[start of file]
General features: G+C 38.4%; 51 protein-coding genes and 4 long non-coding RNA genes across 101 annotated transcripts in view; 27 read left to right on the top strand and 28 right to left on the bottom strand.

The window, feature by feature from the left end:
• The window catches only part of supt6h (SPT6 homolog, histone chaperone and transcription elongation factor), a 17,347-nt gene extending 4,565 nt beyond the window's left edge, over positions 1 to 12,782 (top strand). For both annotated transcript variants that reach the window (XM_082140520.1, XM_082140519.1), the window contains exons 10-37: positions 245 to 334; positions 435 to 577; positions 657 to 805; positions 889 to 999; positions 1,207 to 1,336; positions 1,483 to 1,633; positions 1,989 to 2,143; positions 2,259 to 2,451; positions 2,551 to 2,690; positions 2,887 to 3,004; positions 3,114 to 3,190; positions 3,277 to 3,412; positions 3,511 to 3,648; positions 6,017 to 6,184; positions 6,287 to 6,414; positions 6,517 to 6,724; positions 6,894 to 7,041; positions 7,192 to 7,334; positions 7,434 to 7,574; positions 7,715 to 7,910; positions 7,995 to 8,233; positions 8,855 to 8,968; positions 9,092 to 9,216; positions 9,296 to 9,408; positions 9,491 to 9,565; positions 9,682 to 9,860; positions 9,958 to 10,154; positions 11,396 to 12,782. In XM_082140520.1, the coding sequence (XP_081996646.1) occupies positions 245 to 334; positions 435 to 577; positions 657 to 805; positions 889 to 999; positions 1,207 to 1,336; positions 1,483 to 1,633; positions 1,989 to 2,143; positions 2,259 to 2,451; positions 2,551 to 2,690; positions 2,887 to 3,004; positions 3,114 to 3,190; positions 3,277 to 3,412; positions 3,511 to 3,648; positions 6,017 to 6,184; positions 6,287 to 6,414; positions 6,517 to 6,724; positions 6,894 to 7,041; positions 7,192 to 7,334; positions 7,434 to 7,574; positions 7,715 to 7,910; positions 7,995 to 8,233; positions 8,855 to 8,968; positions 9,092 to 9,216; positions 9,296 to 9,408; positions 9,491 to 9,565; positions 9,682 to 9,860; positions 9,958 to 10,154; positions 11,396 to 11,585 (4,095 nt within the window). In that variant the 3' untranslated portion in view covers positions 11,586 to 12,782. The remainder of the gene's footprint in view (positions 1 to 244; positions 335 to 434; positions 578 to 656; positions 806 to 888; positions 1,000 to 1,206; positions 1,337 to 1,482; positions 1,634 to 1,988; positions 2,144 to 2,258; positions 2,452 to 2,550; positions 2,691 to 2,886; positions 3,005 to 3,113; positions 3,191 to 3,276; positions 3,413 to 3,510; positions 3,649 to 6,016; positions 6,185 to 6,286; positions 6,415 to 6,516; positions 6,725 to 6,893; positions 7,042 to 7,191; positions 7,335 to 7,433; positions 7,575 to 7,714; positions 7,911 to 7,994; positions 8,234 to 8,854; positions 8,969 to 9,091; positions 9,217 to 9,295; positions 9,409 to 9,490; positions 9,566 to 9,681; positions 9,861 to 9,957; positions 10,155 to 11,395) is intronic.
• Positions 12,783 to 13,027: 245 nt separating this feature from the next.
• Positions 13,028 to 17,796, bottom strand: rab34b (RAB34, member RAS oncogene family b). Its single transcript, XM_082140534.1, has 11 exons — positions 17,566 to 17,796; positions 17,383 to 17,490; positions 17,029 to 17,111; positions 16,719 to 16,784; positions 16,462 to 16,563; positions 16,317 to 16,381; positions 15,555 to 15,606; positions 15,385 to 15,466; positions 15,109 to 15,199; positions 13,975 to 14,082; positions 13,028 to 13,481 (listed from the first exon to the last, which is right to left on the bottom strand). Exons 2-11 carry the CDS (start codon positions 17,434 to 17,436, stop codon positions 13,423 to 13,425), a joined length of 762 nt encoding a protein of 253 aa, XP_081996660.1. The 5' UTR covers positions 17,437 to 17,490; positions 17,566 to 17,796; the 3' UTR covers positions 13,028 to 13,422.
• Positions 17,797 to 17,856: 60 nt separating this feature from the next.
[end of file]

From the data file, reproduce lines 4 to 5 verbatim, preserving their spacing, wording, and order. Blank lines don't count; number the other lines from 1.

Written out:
• Positions 12,783 to 13,027: 245 nt separating this feature from the next.
• Positions 13,028 to 17,796, bottom strand: rab34b (RAB34, member RAS oncogene family b). Its single transcript, XM_082140534.1, has 11 exons — positions 17,566 to 17,796; positions 17,383 to 17,490; positions 17,029 to 17,111; positions 16,719 to 16,784; positions 16,462 to 16,563; positions 16,317 to 16,381; positions 15,555 to 15,606; positions 15,385 to 15,466; positions 15,109 to 15,199; positions 13,975 to 14,082; positions 13,028 to 13,481 (listed from the first exon to the last, which is right to left on the bottom strand). Exons 2-11 carry the CDS (start codon positions 17,434 to 17,436, stop codon positions 13,423 to 13,425), a joined length of 762 nt encoding a protein of 253 aa, XP_081996660.1. The 5' UTR covers positions 17,437 to 17,490; positions 17,566 to 17,796; the 3' UTR covers positions 13,028 to 13,422.